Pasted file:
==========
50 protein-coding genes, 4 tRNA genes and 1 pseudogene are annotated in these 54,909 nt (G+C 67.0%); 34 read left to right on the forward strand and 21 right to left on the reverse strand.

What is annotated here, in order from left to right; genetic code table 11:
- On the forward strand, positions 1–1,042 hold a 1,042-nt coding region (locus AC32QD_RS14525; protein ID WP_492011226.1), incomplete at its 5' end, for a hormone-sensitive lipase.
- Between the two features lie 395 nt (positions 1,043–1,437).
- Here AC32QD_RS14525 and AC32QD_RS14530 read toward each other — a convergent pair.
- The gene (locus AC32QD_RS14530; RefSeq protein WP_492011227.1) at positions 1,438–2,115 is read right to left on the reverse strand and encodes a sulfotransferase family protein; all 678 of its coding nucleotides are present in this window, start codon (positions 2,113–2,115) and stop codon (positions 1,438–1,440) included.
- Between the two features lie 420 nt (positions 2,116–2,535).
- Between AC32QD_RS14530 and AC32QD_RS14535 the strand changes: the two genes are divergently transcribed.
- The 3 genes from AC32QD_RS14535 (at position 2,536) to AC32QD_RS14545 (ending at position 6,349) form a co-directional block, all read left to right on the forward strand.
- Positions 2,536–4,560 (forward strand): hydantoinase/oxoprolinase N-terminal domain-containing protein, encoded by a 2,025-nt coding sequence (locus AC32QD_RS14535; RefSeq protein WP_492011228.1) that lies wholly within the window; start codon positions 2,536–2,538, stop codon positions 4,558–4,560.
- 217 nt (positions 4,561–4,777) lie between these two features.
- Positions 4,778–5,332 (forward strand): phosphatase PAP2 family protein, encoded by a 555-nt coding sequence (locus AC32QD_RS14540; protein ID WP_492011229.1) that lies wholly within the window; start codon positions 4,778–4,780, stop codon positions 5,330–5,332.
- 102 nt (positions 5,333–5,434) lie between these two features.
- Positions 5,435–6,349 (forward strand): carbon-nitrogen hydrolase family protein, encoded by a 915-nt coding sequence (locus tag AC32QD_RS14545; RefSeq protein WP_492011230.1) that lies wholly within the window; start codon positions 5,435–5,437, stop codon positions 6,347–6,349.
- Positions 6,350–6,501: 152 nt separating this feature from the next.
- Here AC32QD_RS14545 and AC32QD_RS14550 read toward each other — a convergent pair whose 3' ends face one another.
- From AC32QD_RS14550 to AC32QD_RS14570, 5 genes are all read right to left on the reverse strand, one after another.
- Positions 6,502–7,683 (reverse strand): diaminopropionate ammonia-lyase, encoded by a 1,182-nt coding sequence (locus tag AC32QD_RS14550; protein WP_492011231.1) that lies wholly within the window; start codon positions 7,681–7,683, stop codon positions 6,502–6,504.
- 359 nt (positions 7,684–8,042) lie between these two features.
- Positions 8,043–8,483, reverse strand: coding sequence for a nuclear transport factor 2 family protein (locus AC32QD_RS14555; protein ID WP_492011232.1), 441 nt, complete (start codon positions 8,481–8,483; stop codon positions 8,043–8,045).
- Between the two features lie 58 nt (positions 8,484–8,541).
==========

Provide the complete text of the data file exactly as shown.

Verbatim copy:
50 protein-coding genes, 4 tRNA genes and 1 pseudogene are annotated in these 54,909 nt (G+C 67.0%); 34 read left to right on the forward strand and 21 right to left on the reverse strand.

What is annotated here, in order from left to right; genetic code table 11:
- On the forward strand, positions 1–1,042 hold a 1,042-nt coding region (locus AC32QD_RS14525; protein ID WP_492011226.1), incomplete at its 5' end, for a hormone-sensitive lipase.
- Between the two features lie 395 nt (positions 1,043–1,437).
- Here AC32QD_RS14525 and AC32QD_RS14530 read toward each other — a convergent pair.
- The gene (locus AC32QD_RS14530; RefSeq protein WP_492011227.1) at positions 1,438–2,115 is read right to left on the reverse strand and encodes a sulfotransferase family protein; all 678 of its coding nucleotides are present in this window, start codon (positions 2,113–2,115) and stop codon (positions 1,438–1,440) included.
- Between the two features lie 420 nt (positions 2,116–2,535).
- Between AC32QD_RS14530 and AC32QD_RS14535 the strand changes: the two genes are divergently transcribed.
- The 3 genes from AC32QD_RS14535 (at position 2,536) to AC32QD_RS14545 (ending at position 6,349) form a co-directional block, all read left to right on the forward strand.
- Positions 2,536–4,560 (forward strand): hydantoinase/oxoprolinase N-terminal domain-containing protein, encoded by a 2,025-nt coding sequence (locus AC32QD_RS14535; RefSeq protein WP_492011228.1) that lies wholly within the window; start codon positions 2,536–2,538, stop codon positions 4,558–4,560.
- 217 nt (positions 4,561–4,777) lie between these two features.
- Positions 4,778–5,332 (forward strand): phosphatase PAP2 family protein, encoded by a 555-nt coding sequence (locus AC32QD_RS14540; protein ID WP_492011229.1) that lies wholly within the window; start codon positions 4,778–4,780, stop codon positions 5,330–5,332.
- 102 nt (positions 5,333–5,434) lie between these two features.
- Positions 5,435–6,349 (forward strand): carbon-nitrogen hydrolase family protein, encoded by a 915-nt coding sequence (locus tag AC32QD_RS14545; RefSeq protein WP_492011230.1) that lies wholly within the window; start codon positions 5,435–5,437, stop codon positions 6,347–6,349.
- Positions 6,350–6,501: 152 nt separating this feature from the next.
- Here AC32QD_RS14545 and AC32QD_RS14550 read toward each other — a convergent pair whose 3' ends face one another.
- From AC32QD_RS14550 to AC32QD_RS14570, 5 genes are all read right to left on the reverse strand, one after another.
- Positions 6,502–7,683 (reverse strand): diaminopropionate ammonia-lyase, encoded by a 1,182-nt coding sequence (locus tag AC32QD_RS14550; protein WP_492011231.1) that lies wholly within the window; start codon positions 7,681–7,683, stop codon positions 6,502–6,504.
- 359 nt (positions 7,684–8,042) lie between these two features.
- Positions 8,043–8,483, reverse strand: coding sequence for a nuclear transport factor 2 family protein (locus AC32QD_RS14555; protein ID WP_492011232.1), 441 nt, complete (start codon positions 8,481–8,483; stop codon positions 8,043–8,045).
- Between the two features lie 58 nt (positions 8,484–8,541).